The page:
And kudos to you for sticking to your guns and finding out about your little one's reading ability!

Janet said...

You, my dear, are a great, plugged-in momma. I love the lengths you go to for your daughter. She couldn't be more loved. Super genius or average, she is so very blessed. And so are you. 'Cause from what I've read, she's a pretty cool kid. :-)

Janet said...

PS- Never worry about not blogging. It's only a part of your life....and your fan club won't leave you. At least, not I....and I am the president. ;-)

Special K said...

I'm glad you've gotten some answers and some peace of mind.

It's okay to live your life and be absent. I never could figure out how you had time to email responses to comments anyway. I never do that. LOL!

The Byrd's Nest said...

I'm so glad you're her Mommy....that's all I have to say:)

Sharie said...

So glad you found the information you needed. I always feel the same way when I ask questions - that people are afraid to tell me anything negative, but I want to know the good, the bad and the ugly.

I sure wish my sister Tammie was there to work with Miss T. I hear she's one of the best reading teachers ever.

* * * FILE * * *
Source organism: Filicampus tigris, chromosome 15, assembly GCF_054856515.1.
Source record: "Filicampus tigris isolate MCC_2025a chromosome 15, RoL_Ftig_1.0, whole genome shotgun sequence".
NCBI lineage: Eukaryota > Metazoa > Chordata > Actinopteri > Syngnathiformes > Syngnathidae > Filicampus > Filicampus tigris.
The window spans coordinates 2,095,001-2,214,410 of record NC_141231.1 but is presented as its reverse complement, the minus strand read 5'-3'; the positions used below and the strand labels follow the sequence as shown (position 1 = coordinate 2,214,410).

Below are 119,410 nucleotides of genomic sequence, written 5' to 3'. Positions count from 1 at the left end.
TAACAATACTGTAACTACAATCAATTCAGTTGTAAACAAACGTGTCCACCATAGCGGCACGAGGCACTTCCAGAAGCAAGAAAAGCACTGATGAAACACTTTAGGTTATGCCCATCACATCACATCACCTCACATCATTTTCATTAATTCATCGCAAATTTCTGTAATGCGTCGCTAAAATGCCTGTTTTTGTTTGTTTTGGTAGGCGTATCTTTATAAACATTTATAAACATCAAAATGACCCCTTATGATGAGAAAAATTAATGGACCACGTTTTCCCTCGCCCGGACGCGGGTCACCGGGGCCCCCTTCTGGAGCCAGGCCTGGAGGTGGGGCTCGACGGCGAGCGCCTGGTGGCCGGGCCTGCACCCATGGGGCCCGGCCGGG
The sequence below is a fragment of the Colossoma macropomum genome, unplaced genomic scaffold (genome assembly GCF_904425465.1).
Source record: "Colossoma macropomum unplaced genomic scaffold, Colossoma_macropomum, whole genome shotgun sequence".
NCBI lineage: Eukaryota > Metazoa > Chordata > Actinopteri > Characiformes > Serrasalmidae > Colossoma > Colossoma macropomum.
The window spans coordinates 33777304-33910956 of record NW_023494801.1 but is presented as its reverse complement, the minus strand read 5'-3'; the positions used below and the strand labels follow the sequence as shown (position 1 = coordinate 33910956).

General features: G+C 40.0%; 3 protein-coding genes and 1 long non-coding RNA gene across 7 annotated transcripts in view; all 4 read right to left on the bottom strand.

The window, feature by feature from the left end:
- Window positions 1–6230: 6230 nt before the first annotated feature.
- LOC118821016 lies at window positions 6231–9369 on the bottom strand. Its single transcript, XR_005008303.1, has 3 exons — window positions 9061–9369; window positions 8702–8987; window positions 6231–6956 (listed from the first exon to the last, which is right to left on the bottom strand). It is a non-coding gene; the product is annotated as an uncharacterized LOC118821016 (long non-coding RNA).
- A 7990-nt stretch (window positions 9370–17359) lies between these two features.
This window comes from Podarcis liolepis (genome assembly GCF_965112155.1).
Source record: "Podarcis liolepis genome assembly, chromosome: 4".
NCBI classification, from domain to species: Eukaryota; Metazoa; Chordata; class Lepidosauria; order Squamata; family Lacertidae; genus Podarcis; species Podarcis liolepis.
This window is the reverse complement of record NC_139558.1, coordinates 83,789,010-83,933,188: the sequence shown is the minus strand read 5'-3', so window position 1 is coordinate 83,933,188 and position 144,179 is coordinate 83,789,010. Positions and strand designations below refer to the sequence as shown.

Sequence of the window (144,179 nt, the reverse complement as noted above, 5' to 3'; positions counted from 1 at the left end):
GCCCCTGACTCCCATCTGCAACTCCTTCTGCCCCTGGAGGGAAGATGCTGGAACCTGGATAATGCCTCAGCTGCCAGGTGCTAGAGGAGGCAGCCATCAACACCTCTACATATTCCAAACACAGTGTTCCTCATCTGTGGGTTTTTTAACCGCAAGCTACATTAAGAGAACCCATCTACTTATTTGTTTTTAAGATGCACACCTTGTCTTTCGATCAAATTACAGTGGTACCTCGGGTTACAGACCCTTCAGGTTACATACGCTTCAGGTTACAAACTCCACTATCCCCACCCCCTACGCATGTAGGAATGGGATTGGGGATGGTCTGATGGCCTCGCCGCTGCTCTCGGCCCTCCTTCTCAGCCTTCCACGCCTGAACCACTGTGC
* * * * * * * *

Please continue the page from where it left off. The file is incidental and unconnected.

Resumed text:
Anonymous said...

Don't worry about being absent right now. I can relate--I'm still catching up on blogs from my forced hiatus, and I haven't posted much in recent months (I feel a spurt of writing coming on; we'll see if it materializes or not). Just take what space you need to sort things out. And I'm so glad you have someone else in your corner w/T :)

Annie said...

Oh TM!!! I am so glad you have gotten some answers and a way to challenge without overwhelming your precious child! I have missed ya though!!! Want me to come fix the bully problem - I have 3 boys, ya know!!! Heh!

Chinazhoumom said...